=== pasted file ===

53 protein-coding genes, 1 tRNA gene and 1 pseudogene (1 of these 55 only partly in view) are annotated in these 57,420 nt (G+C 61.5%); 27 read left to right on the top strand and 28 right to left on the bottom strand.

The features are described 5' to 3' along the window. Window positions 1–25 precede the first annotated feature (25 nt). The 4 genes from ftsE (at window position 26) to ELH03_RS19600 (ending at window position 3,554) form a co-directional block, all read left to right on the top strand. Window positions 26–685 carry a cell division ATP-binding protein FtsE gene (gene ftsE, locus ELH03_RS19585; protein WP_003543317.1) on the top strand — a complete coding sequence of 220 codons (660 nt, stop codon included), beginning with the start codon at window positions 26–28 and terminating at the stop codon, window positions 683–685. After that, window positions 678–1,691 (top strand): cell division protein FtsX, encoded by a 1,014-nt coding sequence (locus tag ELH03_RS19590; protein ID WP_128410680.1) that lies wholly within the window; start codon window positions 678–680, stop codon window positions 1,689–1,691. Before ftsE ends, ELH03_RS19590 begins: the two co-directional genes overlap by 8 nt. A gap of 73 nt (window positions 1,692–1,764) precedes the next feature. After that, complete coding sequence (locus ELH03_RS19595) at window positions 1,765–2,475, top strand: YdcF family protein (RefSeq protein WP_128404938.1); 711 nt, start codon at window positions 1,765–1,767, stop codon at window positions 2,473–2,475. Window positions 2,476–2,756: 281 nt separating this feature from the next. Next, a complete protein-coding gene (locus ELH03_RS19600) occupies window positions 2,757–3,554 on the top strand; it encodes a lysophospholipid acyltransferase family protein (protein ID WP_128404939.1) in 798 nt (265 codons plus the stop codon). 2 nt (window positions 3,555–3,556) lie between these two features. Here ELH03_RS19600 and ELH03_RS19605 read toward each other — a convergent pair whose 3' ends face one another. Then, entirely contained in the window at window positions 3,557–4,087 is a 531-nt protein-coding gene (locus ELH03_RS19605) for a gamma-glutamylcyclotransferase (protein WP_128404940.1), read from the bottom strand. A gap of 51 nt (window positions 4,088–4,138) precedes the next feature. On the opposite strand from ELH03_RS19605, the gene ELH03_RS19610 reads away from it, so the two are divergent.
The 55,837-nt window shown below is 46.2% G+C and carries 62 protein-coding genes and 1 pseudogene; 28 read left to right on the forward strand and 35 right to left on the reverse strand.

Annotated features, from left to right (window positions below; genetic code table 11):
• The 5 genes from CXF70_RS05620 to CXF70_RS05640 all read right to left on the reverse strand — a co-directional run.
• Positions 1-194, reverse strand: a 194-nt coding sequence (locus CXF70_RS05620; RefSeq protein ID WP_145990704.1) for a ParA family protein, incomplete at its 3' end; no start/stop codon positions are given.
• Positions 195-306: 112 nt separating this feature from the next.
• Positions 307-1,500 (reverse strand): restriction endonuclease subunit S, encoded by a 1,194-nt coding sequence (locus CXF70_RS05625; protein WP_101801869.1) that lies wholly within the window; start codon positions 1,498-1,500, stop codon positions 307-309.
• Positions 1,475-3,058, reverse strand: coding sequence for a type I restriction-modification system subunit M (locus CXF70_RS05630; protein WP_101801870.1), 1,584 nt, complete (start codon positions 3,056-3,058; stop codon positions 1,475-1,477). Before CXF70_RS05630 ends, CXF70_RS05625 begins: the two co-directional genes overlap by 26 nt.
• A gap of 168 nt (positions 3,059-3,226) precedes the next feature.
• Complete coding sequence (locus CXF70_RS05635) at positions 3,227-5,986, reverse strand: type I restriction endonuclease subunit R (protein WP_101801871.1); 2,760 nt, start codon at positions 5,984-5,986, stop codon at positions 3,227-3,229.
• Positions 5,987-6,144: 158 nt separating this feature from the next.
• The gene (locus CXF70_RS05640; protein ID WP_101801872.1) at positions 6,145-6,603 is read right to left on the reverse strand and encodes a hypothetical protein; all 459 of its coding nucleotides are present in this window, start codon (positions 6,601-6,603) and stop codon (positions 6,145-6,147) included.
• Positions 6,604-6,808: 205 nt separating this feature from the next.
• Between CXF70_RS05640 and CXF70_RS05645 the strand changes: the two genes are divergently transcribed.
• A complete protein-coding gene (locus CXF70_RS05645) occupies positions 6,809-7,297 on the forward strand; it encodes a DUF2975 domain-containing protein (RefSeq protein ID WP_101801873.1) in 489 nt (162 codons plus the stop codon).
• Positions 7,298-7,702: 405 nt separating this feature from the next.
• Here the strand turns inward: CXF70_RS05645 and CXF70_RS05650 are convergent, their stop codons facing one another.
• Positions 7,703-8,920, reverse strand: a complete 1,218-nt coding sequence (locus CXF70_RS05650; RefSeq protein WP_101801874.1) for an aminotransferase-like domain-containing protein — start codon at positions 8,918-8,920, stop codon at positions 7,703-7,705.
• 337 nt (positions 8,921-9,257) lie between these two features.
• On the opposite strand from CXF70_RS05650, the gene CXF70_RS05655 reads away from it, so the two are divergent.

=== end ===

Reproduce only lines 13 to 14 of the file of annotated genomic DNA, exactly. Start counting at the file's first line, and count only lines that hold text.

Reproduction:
• The gene (locus CXF70_RS05640; protein ID WP_101801872.1) at positions 6,145-6,603 is read right to left on the reverse strand and encodes a hypothetical protein; all 459 of its coding nucleotides are present in this window, start codon (positions 6,601-6,603) and stop codon (positions 6,145-6,147) included.
• Positions 6,604-6,808: 205 nt separating this feature from the next.